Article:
- Probiotics meanwhile are live beneficial bacteria that have already been fermented before they hit the body. These include foods such as sauerkraut, miso, tamari, tempeh, kombucha, coconut yoghurt, coconut water kefir, and fermented nut cheese (or the feta recipe down below) – click on each of these links to make your own, or buy a pre-made version.
This salad therefore has the best of both worlds. Pre-biotics in the form of fibre from the salad and roast vegetables, topped with pre-formed probiotic goodness from the fermented Cashew and Macadamia Nut Feta.
Research has shown these beneficial bacterium or microbiota to prevent infections, modulate a normal immunological response to internal and external threats, as well as protect our mental health
So yes – veggies + fermented foods are a good combo for us to have in our regular nutritional arsenal.
The beauty with this one is two-fold:
- Firstly you can use whatever vege you’ve got on hand – kumara, sweet potato, pumpkin, squash, butternut, beetroot, even broccoli, brussels sprouts, and cauliflower are nice roasted; and
- The incredible Cashew and Macadamia Feta that goes on top can either be made as an instant 5-minute whiz up, OR, fermented overnight for a proper probiotic version.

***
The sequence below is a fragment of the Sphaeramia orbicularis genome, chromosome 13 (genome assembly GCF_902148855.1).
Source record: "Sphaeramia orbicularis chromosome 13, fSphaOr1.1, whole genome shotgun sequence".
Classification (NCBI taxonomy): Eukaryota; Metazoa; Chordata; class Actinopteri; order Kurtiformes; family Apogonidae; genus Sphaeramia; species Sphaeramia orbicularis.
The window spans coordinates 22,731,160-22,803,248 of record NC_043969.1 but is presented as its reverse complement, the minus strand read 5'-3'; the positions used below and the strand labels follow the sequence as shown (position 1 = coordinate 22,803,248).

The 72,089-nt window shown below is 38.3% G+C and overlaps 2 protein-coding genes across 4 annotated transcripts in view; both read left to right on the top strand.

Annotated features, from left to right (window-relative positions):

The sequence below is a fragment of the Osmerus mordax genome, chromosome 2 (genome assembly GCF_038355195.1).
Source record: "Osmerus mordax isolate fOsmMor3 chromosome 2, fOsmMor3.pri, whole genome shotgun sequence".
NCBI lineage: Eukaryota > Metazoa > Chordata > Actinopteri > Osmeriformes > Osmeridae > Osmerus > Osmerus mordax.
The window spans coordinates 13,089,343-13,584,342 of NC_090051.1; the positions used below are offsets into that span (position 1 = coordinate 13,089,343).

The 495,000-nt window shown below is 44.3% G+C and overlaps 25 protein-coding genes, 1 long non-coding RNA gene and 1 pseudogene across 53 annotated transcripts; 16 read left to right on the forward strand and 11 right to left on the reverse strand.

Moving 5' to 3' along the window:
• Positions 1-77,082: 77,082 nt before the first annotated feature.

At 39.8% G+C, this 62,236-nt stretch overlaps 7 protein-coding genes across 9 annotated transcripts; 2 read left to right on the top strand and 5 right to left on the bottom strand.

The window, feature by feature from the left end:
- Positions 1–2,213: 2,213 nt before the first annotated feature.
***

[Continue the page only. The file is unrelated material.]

Think it’s hard to ferment? Not at all! Simply add a dash of dairy-free probiotic powder (or one of these empty capsules here, then leave overnight in a warm but shaded area (the kitchen or hot water cupboard is perfect). All you’re wanting to detect is the slightest hint of sourness or acidity the next day (or a few tiny bubbles), and it’s ready to pop in the fridge to firm up and finish the process.
Or if you’re like me and you can’t wait on night one, then feel free to dollop on this feta fresh for your first round of Roast Vege, then on night two you can bring out the fermented version on the remainder.
I hope you love it!
Any questions on fermented foods or gut health? Let me know below or send me an email – I’d love to follow this up with a round two of information, if you’re keen to learn more. Have a wonderful weekend my friend, and til next week as always – stay happy and well.